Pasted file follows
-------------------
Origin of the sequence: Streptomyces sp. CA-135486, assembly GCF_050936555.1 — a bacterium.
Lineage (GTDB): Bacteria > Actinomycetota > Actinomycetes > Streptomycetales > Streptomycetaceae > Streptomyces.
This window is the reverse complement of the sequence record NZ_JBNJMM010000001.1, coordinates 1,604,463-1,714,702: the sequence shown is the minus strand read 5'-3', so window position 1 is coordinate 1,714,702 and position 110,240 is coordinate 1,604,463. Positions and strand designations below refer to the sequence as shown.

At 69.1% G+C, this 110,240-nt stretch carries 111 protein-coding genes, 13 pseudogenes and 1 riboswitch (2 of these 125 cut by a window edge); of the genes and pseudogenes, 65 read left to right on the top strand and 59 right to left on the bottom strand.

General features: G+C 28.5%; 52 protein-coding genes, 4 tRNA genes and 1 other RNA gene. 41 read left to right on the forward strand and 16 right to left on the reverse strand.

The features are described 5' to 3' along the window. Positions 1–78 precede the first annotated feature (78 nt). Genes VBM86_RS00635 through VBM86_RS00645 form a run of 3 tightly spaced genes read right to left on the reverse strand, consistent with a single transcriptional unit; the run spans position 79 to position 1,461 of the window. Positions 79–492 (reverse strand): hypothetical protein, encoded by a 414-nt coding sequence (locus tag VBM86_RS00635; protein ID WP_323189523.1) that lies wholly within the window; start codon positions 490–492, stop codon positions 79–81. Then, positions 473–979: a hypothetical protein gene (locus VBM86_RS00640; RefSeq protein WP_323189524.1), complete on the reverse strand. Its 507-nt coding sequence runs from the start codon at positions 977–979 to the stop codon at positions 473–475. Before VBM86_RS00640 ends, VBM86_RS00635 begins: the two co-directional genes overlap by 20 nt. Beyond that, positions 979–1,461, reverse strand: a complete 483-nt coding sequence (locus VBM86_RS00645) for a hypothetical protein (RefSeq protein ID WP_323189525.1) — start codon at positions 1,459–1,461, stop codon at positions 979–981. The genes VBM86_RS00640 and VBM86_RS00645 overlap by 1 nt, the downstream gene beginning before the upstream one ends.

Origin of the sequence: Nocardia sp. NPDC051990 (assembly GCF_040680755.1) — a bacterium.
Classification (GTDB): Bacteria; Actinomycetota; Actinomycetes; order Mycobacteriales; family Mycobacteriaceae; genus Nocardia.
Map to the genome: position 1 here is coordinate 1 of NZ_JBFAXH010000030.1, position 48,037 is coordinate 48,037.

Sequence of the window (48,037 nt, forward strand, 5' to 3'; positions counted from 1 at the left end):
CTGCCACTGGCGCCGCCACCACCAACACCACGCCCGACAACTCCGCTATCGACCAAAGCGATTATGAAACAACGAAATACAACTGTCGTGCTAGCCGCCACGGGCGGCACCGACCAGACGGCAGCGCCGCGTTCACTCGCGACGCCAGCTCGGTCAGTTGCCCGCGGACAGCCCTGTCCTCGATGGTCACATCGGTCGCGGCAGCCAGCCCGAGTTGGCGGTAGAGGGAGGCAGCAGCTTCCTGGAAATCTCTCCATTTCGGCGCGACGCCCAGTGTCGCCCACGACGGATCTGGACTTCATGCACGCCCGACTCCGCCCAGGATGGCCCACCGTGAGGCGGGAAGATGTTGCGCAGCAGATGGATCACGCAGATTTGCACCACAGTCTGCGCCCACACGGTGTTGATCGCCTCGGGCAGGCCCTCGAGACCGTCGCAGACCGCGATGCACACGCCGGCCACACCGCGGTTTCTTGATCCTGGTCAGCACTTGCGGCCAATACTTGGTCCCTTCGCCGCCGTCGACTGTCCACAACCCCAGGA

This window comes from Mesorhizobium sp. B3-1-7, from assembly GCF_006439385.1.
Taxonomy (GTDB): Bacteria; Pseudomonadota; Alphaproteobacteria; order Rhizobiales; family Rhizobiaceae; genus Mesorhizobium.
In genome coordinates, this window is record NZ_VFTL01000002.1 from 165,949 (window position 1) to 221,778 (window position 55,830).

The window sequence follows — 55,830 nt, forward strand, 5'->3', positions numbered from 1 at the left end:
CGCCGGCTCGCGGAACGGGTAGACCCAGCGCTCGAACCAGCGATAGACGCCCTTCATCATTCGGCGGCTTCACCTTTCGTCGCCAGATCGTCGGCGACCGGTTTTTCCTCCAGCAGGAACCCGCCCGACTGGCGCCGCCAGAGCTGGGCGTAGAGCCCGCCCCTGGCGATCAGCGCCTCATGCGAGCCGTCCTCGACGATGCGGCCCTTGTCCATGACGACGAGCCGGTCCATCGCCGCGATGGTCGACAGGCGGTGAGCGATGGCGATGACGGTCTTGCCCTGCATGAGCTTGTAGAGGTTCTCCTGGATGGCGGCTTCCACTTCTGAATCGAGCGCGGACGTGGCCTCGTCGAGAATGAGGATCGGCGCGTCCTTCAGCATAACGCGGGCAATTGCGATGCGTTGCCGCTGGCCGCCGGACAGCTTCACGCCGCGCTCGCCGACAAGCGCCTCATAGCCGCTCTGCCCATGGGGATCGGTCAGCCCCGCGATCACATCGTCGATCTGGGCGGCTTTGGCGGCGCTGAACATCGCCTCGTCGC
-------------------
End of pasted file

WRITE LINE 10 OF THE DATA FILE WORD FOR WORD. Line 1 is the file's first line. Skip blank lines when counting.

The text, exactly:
Sequence of the window (48,037 nt, forward strand, 5' to 3'; positions counted from 1 at the left end):